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How Do I Know Which Medical School is Right for Me?

Last Updated on June 26, 2022 by Laura Turner

Receiving multiple admissions offers to medical school can be both thrilling and daunting for prospective medical students. For many applicants, the simple goal is to get into medical school; a scenario in which one has to choose between multiple programs is simply not considered. But for a fraction of admitted medical students, juggling the pros and cons of several schools becomes a difficult and important task.

If you are one of the lucky applicants who has been admitted to multiple medical schools, you might be wondering how to choose the right program for you. While you will ultimately have to select the parameters that are most important to you, evaluating schools from several angles—including cost, location, academic strengths, and research and volunteer opportunities—may help you identify the right medical school for you.

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  1. How does the cost of each program relate to your financial plans?

    Many medical students finance all or part of their medical education with loans. When considering multiple schools, evaluating the financial impact that each will have is both practical and necessary. Have you been admitted to a state school at which you will receive discounted tuition as an in-state student? Have you received grants or scholarships at any of your prospective schools? Is the cost of living lower in a particular city, and will that lower cost of living significantly decrease your future debt?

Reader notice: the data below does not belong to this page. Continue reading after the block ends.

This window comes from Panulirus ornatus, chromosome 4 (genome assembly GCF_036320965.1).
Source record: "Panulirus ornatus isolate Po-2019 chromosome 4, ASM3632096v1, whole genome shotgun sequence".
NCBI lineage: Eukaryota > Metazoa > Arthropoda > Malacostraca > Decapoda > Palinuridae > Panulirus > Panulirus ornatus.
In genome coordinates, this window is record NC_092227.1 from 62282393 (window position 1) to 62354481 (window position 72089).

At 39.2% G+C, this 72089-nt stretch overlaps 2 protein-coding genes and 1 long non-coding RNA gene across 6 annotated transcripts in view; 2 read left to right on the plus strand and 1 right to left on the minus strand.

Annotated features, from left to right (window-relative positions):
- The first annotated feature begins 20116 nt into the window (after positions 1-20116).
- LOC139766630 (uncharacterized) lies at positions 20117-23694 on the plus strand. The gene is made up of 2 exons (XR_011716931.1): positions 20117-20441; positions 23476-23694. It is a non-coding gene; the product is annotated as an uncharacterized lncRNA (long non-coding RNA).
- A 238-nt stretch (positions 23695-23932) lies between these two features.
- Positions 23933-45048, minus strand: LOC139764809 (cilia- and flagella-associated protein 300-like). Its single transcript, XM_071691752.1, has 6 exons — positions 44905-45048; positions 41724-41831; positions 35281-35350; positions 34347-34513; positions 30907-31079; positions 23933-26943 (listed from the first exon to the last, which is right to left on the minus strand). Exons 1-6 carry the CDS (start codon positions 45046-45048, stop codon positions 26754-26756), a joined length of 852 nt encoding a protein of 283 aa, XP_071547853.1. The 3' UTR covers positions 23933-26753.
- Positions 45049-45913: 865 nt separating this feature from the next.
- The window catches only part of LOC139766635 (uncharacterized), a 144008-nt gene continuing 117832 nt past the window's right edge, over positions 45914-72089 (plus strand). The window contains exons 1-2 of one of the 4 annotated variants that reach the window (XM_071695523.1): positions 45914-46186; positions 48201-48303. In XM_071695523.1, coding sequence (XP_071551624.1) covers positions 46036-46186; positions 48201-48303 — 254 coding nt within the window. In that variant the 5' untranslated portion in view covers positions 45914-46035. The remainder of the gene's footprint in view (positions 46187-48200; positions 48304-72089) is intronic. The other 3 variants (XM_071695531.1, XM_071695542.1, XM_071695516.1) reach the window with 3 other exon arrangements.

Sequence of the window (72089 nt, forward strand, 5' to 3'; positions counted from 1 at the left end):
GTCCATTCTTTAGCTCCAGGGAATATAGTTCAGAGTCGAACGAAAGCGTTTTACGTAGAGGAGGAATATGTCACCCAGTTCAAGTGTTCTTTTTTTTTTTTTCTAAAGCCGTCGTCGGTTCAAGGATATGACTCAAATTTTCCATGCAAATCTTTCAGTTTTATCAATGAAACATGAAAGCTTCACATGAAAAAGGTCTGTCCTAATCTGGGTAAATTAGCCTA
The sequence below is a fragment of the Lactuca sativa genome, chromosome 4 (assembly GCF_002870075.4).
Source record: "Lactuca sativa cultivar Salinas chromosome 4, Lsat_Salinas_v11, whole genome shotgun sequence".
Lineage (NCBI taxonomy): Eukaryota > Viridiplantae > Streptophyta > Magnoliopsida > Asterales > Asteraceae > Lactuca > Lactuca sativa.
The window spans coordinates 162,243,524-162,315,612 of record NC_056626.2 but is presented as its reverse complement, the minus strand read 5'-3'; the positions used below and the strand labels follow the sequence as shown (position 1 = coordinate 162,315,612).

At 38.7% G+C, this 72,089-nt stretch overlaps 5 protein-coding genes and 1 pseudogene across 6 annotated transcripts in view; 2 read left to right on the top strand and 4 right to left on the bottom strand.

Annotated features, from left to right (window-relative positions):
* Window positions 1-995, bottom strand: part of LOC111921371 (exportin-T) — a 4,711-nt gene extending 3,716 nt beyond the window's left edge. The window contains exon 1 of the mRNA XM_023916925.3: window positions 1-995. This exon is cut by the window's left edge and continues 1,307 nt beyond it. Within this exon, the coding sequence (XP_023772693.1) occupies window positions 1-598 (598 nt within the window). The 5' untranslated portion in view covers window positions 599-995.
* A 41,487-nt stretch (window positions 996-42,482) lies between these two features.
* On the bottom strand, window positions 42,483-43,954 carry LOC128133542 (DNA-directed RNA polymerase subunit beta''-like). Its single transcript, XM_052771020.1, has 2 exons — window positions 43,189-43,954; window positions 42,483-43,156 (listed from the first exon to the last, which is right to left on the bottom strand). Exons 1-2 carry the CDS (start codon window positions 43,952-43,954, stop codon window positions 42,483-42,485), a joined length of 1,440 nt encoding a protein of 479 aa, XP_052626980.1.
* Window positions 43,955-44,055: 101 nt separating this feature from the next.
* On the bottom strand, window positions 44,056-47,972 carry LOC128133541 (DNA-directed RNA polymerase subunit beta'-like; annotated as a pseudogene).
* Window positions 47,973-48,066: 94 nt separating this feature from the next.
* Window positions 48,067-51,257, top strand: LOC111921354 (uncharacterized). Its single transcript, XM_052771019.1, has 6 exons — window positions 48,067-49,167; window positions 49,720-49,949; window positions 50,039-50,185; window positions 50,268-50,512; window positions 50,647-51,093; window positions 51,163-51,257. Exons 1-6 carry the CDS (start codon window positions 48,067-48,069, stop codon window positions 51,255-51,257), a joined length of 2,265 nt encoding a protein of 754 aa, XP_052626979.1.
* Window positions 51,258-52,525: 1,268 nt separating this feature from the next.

2. Will you be happier at a specific location?

    Choosing a medical school involves more than identifying an academic program in which you will thrive. You are also deciding where you will spend the next four years of your life, so be sure to think about the kind of environment in which you will live. Are you a city person who would not enjoy a rural environment? Are you someone who cannot stand the snow? Remember that while medical school will consume a significant portion of your time, having opportunities to pursue your interests and the lifestyle of your choice outside of school can contribute to your well-being and academic performance.

  3. Does any program have particular academic strengths in areas that interest you?

    While many prospective medical students do not yet know which specialty they will pursue, some individuals arrive at medical school with one or more clear ideas about what their future might hold. If you are interested in a particular area of medicine, considering which academic departments are strongest at each of your prospective schools may help you decide which program to attend. Stronger academic departments in your prospective speciality may mean more exposure to that area of medicine as a medical student, more research opportunities in that area, and better mentorship for residency applications in that area.

  4. What opportunities will be available to you at each program?

    Though many medical schools offer opportunities to become involved in their surrounding communities via volunteer positions, you might find that you are drawn to a specific population or type of opportunity that is unique to one of your prospective programs. Similarly, you might find numerous research opportunities that suit your interests at one prospective school, but fewer at others. As you consider your choices for medical school, think about what types of activities might be most important to you as a medical student, and evaluate which of your prospective programs best fits your goals.